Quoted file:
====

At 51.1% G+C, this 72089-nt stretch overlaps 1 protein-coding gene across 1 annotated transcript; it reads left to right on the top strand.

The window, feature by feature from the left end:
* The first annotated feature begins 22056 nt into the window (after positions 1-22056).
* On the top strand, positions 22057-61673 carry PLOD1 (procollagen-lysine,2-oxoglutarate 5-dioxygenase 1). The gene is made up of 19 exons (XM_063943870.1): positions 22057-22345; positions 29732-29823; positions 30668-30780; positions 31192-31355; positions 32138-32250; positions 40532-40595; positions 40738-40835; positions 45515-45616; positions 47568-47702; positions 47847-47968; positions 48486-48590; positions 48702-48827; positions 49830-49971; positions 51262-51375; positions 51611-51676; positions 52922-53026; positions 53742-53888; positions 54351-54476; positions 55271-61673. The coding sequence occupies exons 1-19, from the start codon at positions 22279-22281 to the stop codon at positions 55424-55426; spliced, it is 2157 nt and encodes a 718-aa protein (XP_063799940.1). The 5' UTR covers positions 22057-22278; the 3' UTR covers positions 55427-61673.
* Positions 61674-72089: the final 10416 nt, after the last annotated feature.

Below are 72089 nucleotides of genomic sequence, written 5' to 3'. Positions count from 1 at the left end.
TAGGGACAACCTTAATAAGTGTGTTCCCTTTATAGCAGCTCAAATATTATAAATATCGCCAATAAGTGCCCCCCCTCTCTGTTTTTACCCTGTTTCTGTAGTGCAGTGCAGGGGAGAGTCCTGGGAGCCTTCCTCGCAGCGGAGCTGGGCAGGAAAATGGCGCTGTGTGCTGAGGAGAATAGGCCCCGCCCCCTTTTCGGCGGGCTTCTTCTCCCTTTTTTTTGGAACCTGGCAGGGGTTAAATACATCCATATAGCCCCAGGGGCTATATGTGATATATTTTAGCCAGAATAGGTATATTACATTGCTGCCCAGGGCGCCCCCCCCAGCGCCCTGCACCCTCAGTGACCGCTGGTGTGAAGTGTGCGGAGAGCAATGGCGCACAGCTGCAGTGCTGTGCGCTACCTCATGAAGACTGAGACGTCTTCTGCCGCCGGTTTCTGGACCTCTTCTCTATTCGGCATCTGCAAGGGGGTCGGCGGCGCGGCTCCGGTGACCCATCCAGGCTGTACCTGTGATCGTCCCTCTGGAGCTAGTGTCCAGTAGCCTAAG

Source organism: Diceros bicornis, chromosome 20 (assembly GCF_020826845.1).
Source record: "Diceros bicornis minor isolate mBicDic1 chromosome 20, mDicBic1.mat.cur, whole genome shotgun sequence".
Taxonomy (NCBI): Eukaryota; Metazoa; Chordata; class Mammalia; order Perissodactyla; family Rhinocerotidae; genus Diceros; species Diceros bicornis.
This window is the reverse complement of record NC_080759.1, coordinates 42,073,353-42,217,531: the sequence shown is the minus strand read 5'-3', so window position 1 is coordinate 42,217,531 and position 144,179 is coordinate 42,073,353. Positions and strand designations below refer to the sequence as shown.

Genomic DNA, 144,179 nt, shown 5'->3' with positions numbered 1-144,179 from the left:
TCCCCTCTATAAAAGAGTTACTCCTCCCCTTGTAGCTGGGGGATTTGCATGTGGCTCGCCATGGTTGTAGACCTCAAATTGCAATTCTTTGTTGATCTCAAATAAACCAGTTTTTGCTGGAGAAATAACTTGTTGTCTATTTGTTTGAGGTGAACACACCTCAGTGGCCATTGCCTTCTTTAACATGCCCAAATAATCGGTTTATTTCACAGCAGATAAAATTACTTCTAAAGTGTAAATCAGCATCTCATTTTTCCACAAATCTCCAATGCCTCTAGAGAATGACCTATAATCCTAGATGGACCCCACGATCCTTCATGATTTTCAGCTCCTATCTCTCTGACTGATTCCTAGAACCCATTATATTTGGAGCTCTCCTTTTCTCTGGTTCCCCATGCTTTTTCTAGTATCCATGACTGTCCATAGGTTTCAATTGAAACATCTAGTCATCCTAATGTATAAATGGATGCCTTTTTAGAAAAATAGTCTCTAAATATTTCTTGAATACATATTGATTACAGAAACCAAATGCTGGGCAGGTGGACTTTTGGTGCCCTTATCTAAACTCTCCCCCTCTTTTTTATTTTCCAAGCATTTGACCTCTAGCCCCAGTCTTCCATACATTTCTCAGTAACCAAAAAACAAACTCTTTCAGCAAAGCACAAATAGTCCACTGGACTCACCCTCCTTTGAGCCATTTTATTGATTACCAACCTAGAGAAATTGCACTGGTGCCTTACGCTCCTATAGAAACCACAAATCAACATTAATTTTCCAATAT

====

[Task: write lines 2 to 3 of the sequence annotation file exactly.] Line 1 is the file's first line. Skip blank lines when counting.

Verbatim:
The window, feature by feature from the left end:
* The first annotated feature begins 22056 nt into the window (after positions 1-22056).